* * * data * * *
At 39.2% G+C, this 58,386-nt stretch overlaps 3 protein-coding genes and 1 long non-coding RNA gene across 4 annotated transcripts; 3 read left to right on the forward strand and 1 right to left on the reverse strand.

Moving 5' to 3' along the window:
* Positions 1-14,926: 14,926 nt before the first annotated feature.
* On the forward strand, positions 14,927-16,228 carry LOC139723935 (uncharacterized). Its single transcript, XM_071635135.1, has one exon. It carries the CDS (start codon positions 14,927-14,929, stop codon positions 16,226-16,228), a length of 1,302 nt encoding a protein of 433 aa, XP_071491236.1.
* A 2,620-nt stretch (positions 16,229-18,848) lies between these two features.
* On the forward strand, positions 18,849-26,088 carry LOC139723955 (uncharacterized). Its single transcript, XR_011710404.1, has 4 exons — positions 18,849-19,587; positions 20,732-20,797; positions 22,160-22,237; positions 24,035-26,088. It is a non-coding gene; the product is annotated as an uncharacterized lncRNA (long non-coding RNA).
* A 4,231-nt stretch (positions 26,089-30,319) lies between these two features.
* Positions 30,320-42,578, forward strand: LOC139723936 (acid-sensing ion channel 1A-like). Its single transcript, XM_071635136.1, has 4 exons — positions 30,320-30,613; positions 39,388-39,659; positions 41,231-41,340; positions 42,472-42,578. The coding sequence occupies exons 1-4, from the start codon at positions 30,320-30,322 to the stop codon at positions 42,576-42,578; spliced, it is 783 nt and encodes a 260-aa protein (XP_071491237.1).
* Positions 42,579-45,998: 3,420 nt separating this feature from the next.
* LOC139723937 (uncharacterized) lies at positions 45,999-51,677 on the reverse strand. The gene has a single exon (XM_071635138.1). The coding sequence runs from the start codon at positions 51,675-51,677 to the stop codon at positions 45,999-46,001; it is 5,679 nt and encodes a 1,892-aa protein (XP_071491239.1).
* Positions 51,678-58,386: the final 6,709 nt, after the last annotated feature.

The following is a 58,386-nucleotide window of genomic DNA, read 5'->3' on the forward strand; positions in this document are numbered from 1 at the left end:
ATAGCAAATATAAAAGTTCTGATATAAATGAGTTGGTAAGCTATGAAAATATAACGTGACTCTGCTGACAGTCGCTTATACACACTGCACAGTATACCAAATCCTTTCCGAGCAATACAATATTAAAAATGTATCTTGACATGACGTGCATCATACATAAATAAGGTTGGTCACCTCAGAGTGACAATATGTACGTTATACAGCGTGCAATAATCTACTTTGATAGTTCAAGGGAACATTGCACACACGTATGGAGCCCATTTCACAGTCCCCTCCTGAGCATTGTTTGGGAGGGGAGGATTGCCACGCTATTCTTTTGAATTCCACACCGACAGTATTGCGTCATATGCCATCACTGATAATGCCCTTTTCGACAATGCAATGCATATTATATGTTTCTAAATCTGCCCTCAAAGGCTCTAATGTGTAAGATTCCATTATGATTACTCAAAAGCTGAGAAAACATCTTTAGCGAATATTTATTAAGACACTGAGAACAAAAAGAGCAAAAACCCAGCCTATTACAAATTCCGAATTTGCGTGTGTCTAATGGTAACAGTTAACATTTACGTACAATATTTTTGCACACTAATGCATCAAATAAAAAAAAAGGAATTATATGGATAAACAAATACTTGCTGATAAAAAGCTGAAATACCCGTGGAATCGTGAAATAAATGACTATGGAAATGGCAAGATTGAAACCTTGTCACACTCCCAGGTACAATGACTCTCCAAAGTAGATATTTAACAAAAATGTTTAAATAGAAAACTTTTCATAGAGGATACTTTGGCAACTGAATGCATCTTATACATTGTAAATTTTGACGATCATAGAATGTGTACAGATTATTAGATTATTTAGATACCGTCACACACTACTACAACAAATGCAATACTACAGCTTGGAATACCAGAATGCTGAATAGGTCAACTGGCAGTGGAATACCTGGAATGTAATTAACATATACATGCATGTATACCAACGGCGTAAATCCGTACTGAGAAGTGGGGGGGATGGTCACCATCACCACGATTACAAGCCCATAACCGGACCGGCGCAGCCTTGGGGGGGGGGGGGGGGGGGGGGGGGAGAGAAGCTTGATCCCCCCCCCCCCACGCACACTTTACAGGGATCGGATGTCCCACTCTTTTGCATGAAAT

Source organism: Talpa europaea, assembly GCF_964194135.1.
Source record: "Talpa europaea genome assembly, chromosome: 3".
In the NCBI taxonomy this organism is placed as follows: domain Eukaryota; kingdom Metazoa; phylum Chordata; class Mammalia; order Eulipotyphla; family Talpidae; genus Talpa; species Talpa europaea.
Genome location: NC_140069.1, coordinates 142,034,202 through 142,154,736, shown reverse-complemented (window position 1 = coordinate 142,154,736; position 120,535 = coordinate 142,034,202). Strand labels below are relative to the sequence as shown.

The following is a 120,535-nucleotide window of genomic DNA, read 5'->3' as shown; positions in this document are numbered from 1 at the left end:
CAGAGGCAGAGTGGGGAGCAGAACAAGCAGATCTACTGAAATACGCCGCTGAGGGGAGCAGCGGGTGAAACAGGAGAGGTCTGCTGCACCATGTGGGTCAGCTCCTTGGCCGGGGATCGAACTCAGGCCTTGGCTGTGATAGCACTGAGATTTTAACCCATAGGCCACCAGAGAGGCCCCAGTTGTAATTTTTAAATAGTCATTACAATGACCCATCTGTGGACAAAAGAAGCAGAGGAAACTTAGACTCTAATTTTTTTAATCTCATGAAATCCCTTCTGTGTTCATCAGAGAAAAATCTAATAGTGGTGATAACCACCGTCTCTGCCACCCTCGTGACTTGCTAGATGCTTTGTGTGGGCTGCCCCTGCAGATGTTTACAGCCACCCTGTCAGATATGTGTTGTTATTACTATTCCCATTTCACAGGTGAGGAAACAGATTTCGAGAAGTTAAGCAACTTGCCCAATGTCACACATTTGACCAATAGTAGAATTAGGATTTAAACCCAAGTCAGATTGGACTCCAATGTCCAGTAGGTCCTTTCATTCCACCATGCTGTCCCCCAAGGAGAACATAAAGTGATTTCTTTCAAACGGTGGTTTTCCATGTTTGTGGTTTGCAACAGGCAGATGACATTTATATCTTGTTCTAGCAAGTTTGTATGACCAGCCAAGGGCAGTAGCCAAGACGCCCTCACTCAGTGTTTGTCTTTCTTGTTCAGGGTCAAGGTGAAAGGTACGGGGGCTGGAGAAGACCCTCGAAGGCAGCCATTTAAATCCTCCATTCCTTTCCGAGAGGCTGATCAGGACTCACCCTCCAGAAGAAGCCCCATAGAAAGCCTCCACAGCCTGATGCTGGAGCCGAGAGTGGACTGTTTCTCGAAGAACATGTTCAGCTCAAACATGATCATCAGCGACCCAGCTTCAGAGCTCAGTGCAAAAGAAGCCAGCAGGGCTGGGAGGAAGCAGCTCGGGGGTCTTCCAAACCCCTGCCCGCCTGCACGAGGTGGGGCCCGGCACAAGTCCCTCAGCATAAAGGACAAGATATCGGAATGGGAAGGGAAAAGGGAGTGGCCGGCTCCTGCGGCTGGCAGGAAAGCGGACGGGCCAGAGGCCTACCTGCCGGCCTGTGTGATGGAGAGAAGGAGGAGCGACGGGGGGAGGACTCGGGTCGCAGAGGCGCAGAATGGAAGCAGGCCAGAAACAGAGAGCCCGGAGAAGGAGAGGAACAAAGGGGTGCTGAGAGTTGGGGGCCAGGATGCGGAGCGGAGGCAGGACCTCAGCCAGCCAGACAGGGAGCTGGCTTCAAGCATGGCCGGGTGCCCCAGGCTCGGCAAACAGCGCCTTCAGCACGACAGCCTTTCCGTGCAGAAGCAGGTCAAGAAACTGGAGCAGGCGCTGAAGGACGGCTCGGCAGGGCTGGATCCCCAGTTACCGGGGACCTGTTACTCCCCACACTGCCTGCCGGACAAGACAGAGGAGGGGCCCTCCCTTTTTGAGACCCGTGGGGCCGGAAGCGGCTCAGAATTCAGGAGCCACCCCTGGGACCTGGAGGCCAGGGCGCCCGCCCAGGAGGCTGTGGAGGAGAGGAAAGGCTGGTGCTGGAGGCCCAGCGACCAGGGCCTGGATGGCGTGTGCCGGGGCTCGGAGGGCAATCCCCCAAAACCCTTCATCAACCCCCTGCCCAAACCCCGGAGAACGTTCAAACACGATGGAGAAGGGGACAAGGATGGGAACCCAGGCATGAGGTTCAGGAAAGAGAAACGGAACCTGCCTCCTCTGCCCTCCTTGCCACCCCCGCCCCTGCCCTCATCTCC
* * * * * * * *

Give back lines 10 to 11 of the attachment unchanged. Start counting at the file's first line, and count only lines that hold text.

* LOC139723937 (uncharacterized) lies at positions 45,999-51,677 on the reverse strand. The gene has a single exon (XM_071635138.1). The coding sequence runs from the start codon at positions 51,675-51,677 to the stop codon at positions 45,999-46,001; it is 5,679 nt and encodes a 1,892-aa protein (XP_071491239.1).
* Positions 51,678-58,386: the final 6,709 nt, after the last annotated feature.